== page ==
# How can I prove that no limit exists for this function over this particular interval?

I was given the following function: $$f(x) = \begin{cases} \frac{1}{q} &\text{if }x = \frac{p}{q} \text{ is rational, reduced to lowest terms} \\ 0 &\text{if }x \text{ is irrational}\end{cases}$$ And was asked to attempt to prove or disprove whether or not, for some $$j$$ on the interval $$(0,1)$$, $$\lim \limits_{x \to j}{}f(x)$$ exists.
Intuitively, I know that I can find an irrational number between any two rationals which would obviously result in some discontinuity. I considered the idea that maybe it could be possible assuming that among the infinitely many rationals on the interval which also share a common denominator and could be used to find the limit, but that obviously would not work. However, I cannot formulate any proper line of reason to prove the limit does not exist. How can I prove this, as formally as possible?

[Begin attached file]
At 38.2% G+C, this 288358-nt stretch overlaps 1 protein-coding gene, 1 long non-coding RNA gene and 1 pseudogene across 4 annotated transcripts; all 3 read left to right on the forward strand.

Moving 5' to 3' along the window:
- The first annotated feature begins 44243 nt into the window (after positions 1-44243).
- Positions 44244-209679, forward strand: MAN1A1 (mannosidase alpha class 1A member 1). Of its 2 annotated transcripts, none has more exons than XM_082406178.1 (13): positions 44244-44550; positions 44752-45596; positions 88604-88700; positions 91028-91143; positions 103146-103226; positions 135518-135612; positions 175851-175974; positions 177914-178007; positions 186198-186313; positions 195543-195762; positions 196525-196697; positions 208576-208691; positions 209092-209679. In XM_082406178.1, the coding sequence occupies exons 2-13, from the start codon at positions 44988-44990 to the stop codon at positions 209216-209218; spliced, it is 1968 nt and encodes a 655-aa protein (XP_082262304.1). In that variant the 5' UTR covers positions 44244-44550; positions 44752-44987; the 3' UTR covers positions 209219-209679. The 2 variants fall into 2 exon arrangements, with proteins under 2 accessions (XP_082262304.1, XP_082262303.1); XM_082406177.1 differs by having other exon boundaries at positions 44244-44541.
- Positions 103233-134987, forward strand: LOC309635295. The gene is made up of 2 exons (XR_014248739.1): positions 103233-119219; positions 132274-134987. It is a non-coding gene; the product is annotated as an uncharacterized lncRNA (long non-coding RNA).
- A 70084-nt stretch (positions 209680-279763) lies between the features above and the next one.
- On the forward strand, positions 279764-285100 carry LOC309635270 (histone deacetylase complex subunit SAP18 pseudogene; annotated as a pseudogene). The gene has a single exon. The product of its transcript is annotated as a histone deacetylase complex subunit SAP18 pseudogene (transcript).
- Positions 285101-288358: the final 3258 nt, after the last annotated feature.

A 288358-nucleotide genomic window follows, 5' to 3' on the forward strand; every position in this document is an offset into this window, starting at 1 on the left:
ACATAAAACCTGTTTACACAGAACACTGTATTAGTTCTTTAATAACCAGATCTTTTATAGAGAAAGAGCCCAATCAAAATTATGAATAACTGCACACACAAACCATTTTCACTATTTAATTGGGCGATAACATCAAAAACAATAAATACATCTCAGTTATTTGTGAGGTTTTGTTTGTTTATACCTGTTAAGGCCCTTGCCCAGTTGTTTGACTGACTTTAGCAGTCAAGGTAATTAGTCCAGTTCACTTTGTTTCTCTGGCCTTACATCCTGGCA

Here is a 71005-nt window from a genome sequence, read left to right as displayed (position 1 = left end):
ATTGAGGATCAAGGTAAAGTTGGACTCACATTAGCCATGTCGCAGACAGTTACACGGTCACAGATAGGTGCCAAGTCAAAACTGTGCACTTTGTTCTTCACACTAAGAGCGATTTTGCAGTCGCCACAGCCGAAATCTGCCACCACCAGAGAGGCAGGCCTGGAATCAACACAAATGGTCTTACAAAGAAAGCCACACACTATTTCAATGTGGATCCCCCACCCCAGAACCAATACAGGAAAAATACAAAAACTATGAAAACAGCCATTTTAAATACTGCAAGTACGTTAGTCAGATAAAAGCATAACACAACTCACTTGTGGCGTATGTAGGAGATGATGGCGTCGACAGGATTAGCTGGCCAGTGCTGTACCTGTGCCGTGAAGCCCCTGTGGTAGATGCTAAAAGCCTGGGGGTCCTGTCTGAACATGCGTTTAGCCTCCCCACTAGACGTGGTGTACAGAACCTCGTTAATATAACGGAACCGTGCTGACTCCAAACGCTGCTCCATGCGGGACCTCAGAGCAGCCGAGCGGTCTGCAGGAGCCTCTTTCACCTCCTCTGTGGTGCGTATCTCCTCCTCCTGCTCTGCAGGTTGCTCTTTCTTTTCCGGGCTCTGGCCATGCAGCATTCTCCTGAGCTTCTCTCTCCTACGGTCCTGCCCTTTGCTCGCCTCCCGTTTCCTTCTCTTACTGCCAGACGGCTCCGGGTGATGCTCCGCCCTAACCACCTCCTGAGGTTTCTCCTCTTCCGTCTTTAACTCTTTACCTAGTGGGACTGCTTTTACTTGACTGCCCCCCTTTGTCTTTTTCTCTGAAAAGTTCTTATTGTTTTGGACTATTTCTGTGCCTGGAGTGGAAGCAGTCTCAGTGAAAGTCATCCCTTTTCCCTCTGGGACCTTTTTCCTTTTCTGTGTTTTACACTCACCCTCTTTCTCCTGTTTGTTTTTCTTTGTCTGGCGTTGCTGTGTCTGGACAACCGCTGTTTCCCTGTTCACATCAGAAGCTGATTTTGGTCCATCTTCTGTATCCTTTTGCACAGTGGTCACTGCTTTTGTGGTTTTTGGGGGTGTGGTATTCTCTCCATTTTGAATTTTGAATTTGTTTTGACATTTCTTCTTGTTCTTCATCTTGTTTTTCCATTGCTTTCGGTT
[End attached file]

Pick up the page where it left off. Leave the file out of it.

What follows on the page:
Recall the definition of $$\lim_{x \to j}f(x)=a$$:
$$\mbox{Given}\ \varepsilon > 0\ \mbox{there exists}\ \delta > 0\\ \mbox{such that}\ \left| f(x) - a\right|<\varepsilon\\ \mbox{whenever}\ 0<\left| x-j \right| <\delta$$
Now for any $$j$$, given $$\varepsilon>0$$, if we choose $$\delta$$ small enough we can ensure that the denominator $$q$$ of any fraction $$\frac{p}{q}$$ (in its lowest terms) in the interval $$\left(j-\delta,j+\delta\right)$$ satisfies $$q>\frac{1}{\varepsilon}$$, except possibly for $$j$$ itself, if it is rational. So that $$0\le\left| f(x)\right|<\varepsilon$$ whenever $$0<\left|x-j\right|<\delta$$.
$$\lim_{x\to j}f(x) = 0\ \mbox{for all}\ j\in\left(0,1\right)$$
Now a function $$g$$ is continuous at $$j$$ iff $$\lim_{x\to j}g(x)=g(j)$$. It follows that $$f$$ is discontinuous at rational points and continuous at irrational points.